Gallup survey once again finds ‘global warming’ dead last among U.S. ENVIRONMENTAL issues – — 6th out of 6 environmental concerns
A Seven-Year Stretch of Elevated Environmental Concern
WASHINGTON, D.C. — For the seventh straight year, U.S. public concern about the quality of the environment is near its two-decade high, with 44% of Americans worrying “a great deal” about it. The rest are about evenly divided between those worrying “a fair amount” (27%) versus “only a little” or “not at all” (28%).
The recent stretch of elevated public concern about the environment contrasts with more muted worry in the first 15 years after Gallup began tracking this public sentiment in 2001. From 2001 to 2015, closer to a third of Americans said they worried a great deal about the environment, with the figure exceeding 40% only twice, in 2001 and 2007.
In terms of which environmental issues Americans worry about, Gallup finds pollution of drinking water and pollution of natural waterways at the top of the list, with majorities saying they worry a great deal about each. This includes more than six in 10 Democrats, 58% of independents and about four in 10 Republicans.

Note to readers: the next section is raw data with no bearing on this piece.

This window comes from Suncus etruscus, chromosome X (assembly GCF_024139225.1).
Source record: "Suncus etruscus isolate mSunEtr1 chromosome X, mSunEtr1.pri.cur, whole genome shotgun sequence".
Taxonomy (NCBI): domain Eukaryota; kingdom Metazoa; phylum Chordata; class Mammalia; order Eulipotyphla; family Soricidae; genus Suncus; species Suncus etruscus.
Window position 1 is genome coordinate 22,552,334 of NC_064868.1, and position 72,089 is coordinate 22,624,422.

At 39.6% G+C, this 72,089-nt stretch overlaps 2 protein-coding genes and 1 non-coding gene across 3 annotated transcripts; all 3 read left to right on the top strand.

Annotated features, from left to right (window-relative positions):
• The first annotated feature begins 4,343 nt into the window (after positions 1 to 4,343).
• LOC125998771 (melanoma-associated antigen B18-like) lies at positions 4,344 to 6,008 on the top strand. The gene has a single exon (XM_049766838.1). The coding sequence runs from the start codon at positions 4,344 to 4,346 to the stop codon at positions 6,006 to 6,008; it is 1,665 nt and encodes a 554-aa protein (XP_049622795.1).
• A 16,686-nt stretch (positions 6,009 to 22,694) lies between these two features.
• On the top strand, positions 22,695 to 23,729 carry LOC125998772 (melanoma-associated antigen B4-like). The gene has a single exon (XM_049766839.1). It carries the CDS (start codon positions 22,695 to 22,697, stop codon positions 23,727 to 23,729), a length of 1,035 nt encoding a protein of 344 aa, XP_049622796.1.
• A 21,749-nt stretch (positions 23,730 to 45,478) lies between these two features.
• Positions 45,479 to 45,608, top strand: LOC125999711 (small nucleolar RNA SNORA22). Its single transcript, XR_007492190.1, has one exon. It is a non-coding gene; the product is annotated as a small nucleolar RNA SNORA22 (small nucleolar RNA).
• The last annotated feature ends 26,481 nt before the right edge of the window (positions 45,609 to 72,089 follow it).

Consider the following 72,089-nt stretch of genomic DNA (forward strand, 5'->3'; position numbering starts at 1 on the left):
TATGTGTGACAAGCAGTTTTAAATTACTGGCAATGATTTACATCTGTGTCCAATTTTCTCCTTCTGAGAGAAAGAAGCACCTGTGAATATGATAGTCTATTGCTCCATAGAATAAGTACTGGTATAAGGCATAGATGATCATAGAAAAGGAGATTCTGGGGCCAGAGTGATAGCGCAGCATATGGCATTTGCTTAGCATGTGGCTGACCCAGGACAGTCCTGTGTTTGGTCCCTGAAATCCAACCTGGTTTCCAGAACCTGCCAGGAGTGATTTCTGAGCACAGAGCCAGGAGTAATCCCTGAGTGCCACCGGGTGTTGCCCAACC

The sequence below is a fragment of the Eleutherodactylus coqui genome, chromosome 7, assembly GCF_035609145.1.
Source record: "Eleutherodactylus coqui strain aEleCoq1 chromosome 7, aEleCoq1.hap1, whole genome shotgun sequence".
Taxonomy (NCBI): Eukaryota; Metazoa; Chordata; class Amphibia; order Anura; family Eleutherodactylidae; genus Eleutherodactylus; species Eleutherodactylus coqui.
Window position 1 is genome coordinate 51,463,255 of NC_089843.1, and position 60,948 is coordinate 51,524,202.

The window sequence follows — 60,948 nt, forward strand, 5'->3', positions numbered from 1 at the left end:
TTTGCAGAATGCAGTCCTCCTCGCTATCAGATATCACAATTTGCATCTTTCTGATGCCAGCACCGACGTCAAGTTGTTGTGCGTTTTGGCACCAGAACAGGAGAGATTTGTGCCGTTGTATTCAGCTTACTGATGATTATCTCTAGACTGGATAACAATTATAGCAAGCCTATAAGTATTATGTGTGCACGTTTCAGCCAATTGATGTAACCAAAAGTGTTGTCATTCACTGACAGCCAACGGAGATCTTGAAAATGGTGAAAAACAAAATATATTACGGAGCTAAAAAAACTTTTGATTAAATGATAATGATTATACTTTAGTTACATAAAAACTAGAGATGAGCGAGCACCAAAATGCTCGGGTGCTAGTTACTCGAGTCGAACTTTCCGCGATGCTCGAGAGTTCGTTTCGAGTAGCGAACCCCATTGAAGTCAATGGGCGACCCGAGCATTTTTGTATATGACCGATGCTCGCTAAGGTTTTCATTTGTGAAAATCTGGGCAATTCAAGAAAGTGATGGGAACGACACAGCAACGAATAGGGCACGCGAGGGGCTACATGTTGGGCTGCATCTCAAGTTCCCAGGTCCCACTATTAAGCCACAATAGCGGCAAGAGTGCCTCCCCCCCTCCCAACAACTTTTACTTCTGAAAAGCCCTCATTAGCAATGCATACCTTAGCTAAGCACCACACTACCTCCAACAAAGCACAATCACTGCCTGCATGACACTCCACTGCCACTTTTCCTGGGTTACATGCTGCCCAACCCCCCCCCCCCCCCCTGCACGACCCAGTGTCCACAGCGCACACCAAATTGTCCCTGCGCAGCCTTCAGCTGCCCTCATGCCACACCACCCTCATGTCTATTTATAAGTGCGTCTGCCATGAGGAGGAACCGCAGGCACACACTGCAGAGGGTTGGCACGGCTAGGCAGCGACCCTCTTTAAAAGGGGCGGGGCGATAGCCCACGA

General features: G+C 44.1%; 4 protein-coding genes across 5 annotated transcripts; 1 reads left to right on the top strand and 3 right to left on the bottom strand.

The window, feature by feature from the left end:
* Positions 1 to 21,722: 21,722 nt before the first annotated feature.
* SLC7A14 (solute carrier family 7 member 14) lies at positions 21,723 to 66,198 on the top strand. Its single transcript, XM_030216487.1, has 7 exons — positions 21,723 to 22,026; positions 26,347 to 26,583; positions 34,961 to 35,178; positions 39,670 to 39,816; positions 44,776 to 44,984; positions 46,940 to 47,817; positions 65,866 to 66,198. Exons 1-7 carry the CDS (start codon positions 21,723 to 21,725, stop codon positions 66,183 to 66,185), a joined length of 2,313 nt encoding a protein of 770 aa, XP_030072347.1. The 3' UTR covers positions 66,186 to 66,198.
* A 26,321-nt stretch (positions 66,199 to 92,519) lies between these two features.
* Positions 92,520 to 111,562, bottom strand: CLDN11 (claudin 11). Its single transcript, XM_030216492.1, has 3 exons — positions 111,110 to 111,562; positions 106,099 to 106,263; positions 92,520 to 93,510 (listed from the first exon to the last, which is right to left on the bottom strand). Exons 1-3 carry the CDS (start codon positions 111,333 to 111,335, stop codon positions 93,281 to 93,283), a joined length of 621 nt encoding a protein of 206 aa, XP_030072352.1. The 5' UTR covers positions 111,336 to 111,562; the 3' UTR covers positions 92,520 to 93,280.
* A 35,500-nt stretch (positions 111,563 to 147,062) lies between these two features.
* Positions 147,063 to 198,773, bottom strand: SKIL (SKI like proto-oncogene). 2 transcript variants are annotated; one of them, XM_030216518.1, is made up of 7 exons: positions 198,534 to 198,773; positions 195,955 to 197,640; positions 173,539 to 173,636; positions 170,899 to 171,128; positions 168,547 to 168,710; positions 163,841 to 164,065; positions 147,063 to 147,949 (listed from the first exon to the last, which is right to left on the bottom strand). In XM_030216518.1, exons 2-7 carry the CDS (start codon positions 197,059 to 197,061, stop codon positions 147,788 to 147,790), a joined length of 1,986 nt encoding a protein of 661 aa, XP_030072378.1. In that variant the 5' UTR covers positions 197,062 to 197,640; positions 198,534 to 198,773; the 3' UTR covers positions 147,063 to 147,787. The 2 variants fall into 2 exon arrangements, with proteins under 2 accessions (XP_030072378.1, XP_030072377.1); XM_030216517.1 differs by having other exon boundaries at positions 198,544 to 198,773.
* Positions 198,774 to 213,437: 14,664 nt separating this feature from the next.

Global warming is also a major concern for Democrats, at 67%, while ranking last among independents and Republicans. Air pollution and loss of tropical rain forests rank as mid-level concerns for all groups.
2015 Gallup: Americans Worry Least About Global Warming – Concern over AGW lowest among all ENVIRONMENTAL issues – The results showed that when it came to “pollution of drinking water,” 60% worried about it a “great deal” in 2014 but only 55% worried about it a “great deal” in 2015. For “global warming or climate change,” some 34% worried about it a “great deal” in 2014 but that went down to 32% in 2015.
2012 Gallup survey: Climate dead-last among all ENVIRONMENTAL concerns — ‘Americans Worry Most About Water Contamination, Least About Global Warming’ – Gallup: ‘The relative rank order of these environmental issues has generally been consistent over time, with water-related problems at the top and global warming at the bottom’